I'm a microbiologist, but I'm teaching some ecology in my intro-level course, so when we got to population growth, I thought I'd use the example of a microbial population. But, I hit a strange problem that I thought maybe an ecologist could help me understand:
Imagine a population of bacteria that can divide every 30 minutes. In one hour, every cell produces four cells. Since no one really dies, the intrinsic growth rate (r) is 4. The exponential growth equation, dN/dt = rN works fine to show the growth of the population: starting with one cell, in one hour it's 4, then in two hours rN = 4*4 = 16, in three hours rN = 16*4 = 64 and so on. At 16 hours, we get to about 4 billion bacteria, which is exactly what the microbiologist expects.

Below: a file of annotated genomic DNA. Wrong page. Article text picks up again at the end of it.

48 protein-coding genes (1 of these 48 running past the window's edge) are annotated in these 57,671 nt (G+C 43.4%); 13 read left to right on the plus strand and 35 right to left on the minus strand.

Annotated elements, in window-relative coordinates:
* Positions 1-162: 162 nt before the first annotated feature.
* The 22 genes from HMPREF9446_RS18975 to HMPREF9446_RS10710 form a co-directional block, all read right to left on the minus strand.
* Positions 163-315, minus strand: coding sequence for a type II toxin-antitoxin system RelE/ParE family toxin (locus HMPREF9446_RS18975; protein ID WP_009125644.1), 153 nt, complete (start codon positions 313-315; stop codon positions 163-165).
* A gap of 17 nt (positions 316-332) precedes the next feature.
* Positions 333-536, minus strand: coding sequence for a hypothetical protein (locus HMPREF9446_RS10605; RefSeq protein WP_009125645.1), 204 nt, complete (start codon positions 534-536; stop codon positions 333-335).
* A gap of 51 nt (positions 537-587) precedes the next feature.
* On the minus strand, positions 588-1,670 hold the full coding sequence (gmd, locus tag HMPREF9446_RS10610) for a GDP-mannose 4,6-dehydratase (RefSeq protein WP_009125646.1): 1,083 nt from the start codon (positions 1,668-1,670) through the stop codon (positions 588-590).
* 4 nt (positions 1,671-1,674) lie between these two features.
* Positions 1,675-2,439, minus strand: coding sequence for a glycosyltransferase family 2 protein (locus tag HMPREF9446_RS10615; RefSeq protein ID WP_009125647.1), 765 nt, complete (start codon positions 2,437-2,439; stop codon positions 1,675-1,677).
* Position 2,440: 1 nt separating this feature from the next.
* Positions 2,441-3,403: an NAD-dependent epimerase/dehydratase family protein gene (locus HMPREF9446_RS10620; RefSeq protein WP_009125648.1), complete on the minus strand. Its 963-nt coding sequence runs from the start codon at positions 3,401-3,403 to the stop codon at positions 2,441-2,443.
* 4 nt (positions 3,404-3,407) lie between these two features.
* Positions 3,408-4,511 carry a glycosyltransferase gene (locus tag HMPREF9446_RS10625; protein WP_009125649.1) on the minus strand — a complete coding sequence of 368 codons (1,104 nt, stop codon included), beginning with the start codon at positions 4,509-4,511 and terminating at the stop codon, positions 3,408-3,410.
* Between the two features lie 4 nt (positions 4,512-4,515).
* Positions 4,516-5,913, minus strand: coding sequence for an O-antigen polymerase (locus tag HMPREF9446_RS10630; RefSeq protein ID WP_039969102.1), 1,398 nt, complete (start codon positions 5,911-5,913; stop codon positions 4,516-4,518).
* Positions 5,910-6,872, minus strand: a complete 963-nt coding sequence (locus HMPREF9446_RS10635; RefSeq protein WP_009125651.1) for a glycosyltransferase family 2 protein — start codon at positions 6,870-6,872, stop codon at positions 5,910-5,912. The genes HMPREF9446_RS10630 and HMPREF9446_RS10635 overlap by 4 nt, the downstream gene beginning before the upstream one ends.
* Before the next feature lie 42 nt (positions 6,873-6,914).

But, we then tell the students that to make it easy to predict future numbers, we can do some math and get N(t) = N(0) e^rt. If N(0) = 1, t = 16 hours and r = 4 bacteria/hour/cell, this gives e^64 which is about 6x10^27. Yikes! Kinda far from 4 billion.
So...why doesn't this work? I feel like either I'm not understanding r correctly (it would have to be down around 0.6 for this to work out, I think) or maybe there's a limit on the equation and it just doesn't work for the absurdly high r of bacteria?
Thanks for the help...